We open with David staring blankly at a house that is supposed to be his but with no memory of it. His wife Kathryn tries to reassure him. She tells him he had the same look on his face when they bought the place. He couldn’t get past the ugly windmill on the lawn. When she asks him if he remembers what changed his mind all that David can come up with is, “Well… I see the wind mill’s gone?” She takes his hand and leads him into a welcome home party with people he doesn’t recognize. David shakes hands and is glad-handed, all by strangers. He runs into Dr. Whale who tells him the party is good for him because the smallest thing can trigger his memories. Emma and Henry are sitting in a quiet corner. Henry is trying to convince Emma that David is not remembering because the curse is not working on him yet. She just thinks it’s amnesia, Henry explains, “Which is preventing the curse from replacing his Fairy Tale story with fake memories.” Emma, “Right, because everyone here has a fake stories that prevents them from remembering who they really are?” Now they just have to get him to remember that he’s Prince Charming by getting him and Mary Margaret together. David interrupts and is disappointed to learn that Mary Margaret is not coming. In the kitchen, Kathryn laments to Regina the fact that she has her husband back but it’s like she still doesn’t have him back. Regina opens up, shares that she lost someone once but there is no bringing him back. Kathryn thanks Regina for being such a good friend. Regina is surprised and seems genuinely touched by this. When Kathryn looks for David in the crowd, he’s gone.
Mary Margaret is outside on her lawn when David shows up, surprising her. He tells her that they have a connection and he knows she feels the same. Mary Margaret tells him there is nothing there because he’s married. David says whoever married Kathryn is not him, “I didn’t choose her. I’m choosing you.” Mary Margaret is conflicted, wanting to go along but stopping herself. She tells David maybe he just feels that way because she happened to be the one that saved his life, “Why don’t we just leave it at that?”
In Fairy Tale Land we find Prince Charming decked out in armor with sword in hand. He’s in a fierce battle, fighting for his life against an eight-foot tall behemoth. Clad in black armor with huge double-sided spear. The Behemoth battles Charming, furiously pressing the attack until it catches Charming with his spear and throws him over his head. Charming lands and plays possum. When the behemoth gets close Charming springs into actions and kills it. He drives his sword into the behemoth’s chest, “Next time make sure I’m really dead.”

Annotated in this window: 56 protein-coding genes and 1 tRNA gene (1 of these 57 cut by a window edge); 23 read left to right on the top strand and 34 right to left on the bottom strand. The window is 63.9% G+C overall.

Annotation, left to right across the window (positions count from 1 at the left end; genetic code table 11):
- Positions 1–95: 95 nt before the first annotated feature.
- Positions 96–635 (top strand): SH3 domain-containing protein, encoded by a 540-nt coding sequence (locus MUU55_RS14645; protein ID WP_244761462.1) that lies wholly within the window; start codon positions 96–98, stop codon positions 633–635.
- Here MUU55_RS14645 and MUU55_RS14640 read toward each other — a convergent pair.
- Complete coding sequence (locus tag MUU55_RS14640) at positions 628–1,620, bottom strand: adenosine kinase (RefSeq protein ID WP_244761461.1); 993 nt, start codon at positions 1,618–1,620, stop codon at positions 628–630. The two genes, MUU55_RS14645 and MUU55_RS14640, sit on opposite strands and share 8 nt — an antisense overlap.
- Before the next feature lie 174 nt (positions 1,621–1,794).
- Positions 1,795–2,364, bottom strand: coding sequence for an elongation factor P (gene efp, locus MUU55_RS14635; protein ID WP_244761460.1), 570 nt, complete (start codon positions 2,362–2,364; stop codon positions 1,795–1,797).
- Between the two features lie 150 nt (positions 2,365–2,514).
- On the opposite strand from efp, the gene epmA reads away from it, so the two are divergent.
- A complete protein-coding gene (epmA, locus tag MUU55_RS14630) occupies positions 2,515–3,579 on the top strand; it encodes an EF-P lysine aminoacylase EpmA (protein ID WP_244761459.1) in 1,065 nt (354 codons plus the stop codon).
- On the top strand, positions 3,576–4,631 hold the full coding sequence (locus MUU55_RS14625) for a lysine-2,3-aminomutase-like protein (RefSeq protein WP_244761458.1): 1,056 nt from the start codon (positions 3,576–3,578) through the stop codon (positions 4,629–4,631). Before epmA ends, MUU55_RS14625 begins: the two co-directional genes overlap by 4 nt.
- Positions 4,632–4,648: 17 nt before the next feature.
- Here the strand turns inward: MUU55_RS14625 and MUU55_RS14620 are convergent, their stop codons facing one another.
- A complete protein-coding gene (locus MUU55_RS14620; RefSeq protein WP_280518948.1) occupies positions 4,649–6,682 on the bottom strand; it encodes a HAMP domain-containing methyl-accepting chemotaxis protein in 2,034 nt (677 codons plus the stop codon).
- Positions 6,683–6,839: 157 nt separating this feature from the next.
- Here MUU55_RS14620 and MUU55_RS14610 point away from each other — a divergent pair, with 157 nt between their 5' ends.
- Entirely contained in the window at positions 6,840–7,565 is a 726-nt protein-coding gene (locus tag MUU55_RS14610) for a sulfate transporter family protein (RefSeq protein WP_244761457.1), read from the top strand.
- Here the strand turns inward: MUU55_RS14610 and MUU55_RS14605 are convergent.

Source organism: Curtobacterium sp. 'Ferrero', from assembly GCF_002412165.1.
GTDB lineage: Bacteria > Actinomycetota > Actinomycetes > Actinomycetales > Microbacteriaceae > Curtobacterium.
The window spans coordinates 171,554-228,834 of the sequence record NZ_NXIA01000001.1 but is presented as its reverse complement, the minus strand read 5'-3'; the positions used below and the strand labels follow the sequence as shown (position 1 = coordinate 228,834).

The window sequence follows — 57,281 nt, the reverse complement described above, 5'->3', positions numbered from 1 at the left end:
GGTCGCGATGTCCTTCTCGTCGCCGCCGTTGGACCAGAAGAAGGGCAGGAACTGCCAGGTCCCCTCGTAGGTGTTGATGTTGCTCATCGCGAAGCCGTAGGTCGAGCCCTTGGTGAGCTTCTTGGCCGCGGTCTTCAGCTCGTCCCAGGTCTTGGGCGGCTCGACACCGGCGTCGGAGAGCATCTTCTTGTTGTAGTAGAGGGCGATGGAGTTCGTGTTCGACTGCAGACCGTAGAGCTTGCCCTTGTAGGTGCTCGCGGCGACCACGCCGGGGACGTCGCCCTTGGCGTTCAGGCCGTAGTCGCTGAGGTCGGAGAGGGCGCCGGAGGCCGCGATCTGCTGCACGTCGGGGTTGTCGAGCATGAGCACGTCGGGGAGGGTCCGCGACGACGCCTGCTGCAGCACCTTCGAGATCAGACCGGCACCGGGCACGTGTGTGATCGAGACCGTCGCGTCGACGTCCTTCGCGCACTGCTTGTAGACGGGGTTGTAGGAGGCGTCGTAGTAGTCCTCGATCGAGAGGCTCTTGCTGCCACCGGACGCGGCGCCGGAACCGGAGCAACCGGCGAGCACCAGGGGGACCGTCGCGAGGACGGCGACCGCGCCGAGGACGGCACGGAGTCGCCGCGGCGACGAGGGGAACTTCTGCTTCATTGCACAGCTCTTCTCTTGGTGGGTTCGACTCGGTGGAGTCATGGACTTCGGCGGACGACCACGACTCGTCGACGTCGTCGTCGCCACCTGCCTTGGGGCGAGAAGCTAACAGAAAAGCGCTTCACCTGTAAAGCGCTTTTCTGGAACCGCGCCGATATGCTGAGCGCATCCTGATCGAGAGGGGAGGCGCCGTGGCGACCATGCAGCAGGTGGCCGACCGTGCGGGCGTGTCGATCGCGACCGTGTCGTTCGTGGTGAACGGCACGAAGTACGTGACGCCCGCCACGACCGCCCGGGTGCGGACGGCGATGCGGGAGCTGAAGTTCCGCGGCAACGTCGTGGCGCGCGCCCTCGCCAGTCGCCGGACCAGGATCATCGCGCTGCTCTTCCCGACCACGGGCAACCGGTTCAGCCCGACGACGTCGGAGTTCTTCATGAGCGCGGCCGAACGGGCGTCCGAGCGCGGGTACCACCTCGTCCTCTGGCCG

A victorious Charming turns around to clapping from a crowd of knights and noblemen. One of them being his father, King George, and the other being a nobleman dressed in gold with his right hand covered in gauntlet. The nobleman is impressed with Charming’s handy work but wonders if his up to the challenge of dispatching a dragon that’s been plaguing his kingdom. Charming and his father reassure him that Charming can kill anything. King George says that his kingdom needs gold and that they’ll be able to work something out for his son’s services. The nobleman takes his gauntlet off and turns Charming’s sword into gold. Yup, this is King Midas. King George and King Midas walk off with their noblemen to discuss their arrangement. Charming stays and address his knights on the task before them and starts to brag about killing the behemoth when a spear explodes out of his chest. The wounded behemoth leans up, spear in hand, not dead! But now Prince Charming is.
King George grieves over the body of his dead son, Prince Charming. A burley knight approaches the king, tells him there is no time to grieve. If Midas finds the out the Prince is dead, he’ll find another warrior to slay the dragon and the kingdom will not get the gold it needs. The king says he’s asked for help and right then Rumplestiltskin appears. We learn that the Prince was given to King George by Rumple in a deal they made because he and his dead queen could not conceive a child of their own. The king makes another deal with Rumple to bring back his son to kill the dragon in exchange for the whereabouts of the royal family’s fairy godmother. Rumple tells the king that his son is dead and can’t be brought back but reveals that he had a twin brother, we know as Prince Charming. We cut to an idyllic pasture where we find the real Prince Charming as a simple shepherd.
We find Mary Margaret in her Storybrooke apartment obsessively cleaning dishes after her encounter with David. Emma tells Mary Margaret she did the right thing. Mary Margaret asks Emma what she should do. Emma pours her a drink, “Generally speaking, if you think something you wanna do is wrong… it is. So you gotta stay strong and he has to figure out his life.”